Cuddling is a new concept that explores the forgotten language of touch, and uses it as a therapy to increase the flow of happy hormones to comfort frayed nerves, soothe weary hearts, ease anxious minds and bring smile on sad faces. FPJ writer takes a look at how pandemic changed the rules of engagement for cuddling.
n his book, Hammer on the Rock: Evening Talks with a Modern Buddha, Osho wrote, “By and by we have forgotten where to touch, how to touch, how deep to touch. In fact, touch is one of the most forgotten languages.” In the fast-paced, socially distant world (thanks to COVID-19), most of us would agree with his statement. Human touch has a positive effect, both physiologically and psychologically, but we are losing touch with this expression of love, care, affection, and healing as a modern society.
To fill the gap, today, there are cuddle services where people buy and sell touch as a form of therapy to those deprived of it. The subject fascinated writer and director Sanjeev Vig to make a short film, Call Him Eddy, on the life of a professional cuddler Edith D’Souza aka Eddy essayed by actor Sanjay Suri. The film was released amid the global pandemic in August last year; it only made apparent how touch had gone missing from our lives, and how there was a greater longing to be hugged and cuddled by our loved ones.
When documentary filmmaker Riya (actor Eisha Chopra), who is both curious and sceptical about Eddy’s professional choice, comes calling, he tells her how human touch releases a love hormone called oxytocin that among other things relaxes the mind and helps one live longer. To see the benefits of a nonsexual touch as a form of therapy for herself, she decides to try it out. In a moment of “companioning, sitting shoulder-to-shoulder” next to Eddy, she delves deeper into her loss of touch in the form of emotional trauma. She realises how that loss bears heavily on her being. Reliving emotional trauma helps Riya find herself, afresh and anew. Much like her, it was that emotional void in life that made Edith, a former senior executive in a media agency, call it quits and use the benefits of touch — hug or cuddle — that he calls “a necessity much like sex” to “bring life to the dead”.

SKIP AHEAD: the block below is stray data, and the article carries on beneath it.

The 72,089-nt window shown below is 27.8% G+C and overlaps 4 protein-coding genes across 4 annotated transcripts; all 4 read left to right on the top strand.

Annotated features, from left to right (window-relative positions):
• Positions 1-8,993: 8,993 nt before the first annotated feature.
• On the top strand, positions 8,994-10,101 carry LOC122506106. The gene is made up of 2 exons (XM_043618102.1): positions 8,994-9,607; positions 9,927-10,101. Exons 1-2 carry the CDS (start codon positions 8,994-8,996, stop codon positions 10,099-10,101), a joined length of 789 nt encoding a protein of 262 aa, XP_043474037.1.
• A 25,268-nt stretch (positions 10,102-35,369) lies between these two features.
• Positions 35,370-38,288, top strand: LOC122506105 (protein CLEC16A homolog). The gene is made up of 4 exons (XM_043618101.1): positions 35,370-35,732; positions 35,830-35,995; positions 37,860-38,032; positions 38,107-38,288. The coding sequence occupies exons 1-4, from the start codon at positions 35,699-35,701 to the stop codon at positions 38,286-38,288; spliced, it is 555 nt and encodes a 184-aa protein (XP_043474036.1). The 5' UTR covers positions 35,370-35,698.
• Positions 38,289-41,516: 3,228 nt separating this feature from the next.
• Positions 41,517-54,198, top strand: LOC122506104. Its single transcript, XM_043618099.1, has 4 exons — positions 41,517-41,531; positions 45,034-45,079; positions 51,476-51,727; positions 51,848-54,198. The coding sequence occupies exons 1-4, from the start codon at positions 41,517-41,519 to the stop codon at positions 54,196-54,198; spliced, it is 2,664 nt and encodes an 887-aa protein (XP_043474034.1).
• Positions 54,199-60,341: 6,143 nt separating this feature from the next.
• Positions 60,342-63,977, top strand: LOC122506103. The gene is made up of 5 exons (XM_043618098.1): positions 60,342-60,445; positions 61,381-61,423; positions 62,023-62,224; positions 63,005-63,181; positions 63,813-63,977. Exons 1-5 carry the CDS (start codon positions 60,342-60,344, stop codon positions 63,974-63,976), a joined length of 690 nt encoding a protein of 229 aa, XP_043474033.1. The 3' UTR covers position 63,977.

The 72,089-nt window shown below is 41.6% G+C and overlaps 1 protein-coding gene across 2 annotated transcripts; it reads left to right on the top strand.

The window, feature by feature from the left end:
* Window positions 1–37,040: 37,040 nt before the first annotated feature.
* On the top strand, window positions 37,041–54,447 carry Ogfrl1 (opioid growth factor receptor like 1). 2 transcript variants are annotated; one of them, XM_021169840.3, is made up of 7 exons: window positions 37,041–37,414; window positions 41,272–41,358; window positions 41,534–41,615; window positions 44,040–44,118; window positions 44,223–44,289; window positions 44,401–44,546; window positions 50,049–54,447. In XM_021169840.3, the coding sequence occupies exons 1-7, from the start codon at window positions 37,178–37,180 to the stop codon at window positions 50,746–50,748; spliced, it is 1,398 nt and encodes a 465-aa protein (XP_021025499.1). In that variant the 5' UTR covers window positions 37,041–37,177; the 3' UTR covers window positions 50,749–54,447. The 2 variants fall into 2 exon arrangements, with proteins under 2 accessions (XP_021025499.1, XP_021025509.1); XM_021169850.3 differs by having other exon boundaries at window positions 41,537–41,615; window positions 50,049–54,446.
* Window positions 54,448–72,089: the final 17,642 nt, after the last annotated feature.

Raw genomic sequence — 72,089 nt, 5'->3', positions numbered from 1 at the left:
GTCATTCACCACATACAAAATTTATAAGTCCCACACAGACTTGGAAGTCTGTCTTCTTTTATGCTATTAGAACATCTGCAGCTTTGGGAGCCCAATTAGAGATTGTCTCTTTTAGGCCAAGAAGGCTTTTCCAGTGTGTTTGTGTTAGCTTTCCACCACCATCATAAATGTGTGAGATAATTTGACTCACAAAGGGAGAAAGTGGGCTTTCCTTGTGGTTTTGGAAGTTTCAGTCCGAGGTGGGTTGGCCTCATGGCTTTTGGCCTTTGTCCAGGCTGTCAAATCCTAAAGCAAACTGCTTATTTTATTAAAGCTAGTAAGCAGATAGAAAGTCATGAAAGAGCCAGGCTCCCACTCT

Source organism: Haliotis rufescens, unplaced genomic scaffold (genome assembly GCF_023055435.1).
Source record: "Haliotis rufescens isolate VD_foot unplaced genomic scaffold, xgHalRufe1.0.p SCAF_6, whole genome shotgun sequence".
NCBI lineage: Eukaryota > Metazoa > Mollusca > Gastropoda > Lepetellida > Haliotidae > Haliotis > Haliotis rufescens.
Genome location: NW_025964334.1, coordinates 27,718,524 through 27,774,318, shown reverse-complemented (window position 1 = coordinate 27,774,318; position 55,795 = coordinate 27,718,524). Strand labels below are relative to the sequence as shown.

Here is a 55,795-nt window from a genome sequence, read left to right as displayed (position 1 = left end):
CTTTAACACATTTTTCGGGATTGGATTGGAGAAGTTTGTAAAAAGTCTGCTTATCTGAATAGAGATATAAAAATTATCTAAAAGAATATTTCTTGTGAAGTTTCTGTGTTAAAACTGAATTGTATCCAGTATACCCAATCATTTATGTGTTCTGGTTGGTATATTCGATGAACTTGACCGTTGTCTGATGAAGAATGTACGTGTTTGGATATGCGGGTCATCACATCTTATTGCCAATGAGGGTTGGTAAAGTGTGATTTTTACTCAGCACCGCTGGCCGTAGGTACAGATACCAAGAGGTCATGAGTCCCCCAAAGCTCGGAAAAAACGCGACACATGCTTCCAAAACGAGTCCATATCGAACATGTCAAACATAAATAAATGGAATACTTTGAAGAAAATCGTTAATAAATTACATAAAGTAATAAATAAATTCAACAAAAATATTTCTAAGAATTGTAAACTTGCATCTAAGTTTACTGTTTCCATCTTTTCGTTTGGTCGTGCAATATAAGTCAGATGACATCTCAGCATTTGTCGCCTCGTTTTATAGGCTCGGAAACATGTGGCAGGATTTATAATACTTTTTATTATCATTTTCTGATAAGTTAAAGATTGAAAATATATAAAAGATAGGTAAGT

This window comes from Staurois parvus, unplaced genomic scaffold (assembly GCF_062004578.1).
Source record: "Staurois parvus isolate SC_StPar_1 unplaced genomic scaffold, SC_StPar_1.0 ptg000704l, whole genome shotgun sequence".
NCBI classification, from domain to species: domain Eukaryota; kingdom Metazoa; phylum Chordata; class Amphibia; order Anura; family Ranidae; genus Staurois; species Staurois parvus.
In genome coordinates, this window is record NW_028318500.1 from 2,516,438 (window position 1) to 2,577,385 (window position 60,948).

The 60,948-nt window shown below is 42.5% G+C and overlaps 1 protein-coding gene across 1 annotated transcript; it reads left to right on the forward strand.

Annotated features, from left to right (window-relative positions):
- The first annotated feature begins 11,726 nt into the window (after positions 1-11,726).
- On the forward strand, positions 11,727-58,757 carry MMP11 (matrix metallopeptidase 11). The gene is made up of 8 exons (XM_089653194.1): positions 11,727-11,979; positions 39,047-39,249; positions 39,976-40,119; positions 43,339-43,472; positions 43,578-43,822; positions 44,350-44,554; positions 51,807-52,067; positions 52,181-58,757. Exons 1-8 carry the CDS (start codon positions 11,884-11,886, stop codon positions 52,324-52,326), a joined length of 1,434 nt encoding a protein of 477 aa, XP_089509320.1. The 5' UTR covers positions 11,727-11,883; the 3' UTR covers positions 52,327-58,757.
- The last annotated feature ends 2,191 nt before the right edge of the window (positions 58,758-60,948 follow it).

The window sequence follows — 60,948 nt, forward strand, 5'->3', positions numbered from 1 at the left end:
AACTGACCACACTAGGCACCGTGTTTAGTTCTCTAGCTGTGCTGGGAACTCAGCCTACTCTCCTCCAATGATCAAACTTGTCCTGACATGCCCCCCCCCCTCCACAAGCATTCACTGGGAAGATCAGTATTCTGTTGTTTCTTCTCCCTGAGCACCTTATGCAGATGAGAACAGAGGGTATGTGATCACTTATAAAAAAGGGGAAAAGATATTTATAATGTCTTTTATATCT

“At a time when I was already in a space of thinking how the virtual world has impacted human relationships and communication, a script like “Call Him Eddy” came to me. It was love at first read! I told the director this film must be made with or without me. I am fortunate that I got to play Eddy. We listen to words before we feel them, a cuddle needs no words! When we meet our loved ones or we are parting, without a hug it feels very odd. A hug can open and close at the same time. Hugging a stranger may feel odd but if it’s a part of therapy, perhaps it can do wonders,” says actor Sanjay Suri.
True that. As humans, we thrive on love, and touch is the most basic manifestation of that emotion. After all, it is a mother’s touch that comforts a crying baby and touching that heals while rubbing an ointment on an aching back. Parenting coach Payal Sharma quotes how research suggests that “people who do not receive adequate amounts of touch develop various communication problems from reduced learning of speech (Thayer, 1986) to aggression (Field, 2002a).”
Extolling the benefits of touch for humans of all age groups from a toddler to an adult, she adds, “Touch therapy or cuddling is a way of demonstrating love. The rush of feel-good hormones works wonders for humans. Children who are hugged and cuddled often grow up as emotionally secure. In the long term, it eases stress, reduces depression and beats anxiety that stems from fear.” On the other hand, touch deprivation leads to poor self-esteem and even depression in a few cases, she warns.
Hug of love
A loving touch can be one of the simplest and most beautiful gifts to ourselves and our loved ones and can have a healing experience for another. Like Eddy, Suzanne*, who is a professional cuddler or a cuddle companion, chose to become one to help others who need that touch to shift a mood, lighten discomfort, or unclog a more profound emotional layer.
We listen to words before we feel them, a cuddle needs no words! When we meet our loved ones or we are parting, without a hug it feels very odd. Hugging a stranger may feel odd but if it’s a part of therapy, perhaps it can do wonders.
Sanjay Suri, actor
She calls herself a travel enthusiast and says, “People are touch-deprived, and human interaction has been lost in this digital world. It leads to an unhealthy mental state and depression sometimes.” What makes her click with her clients is her knack for lending a sympathetic ear and a shoulder to cry on because she “loves listening and provide platonic cuddle service to make one feel better.” Like Eddy, she’s non-judgemental, and the conversations that she has with her clients are strictly confidential.
Not too close
But mind you, as Eddy mentioned, cuddle therapy or touch therapy is purely platonic in nature, and there are no sexual connotations. “It is human. If there is an urge, we acknowledge it, but we don’t encourage it,” he tersely tells Riya in the film. That pretty much sets the rule of engagement for a Cuddle Therapist or a Touch Therapist.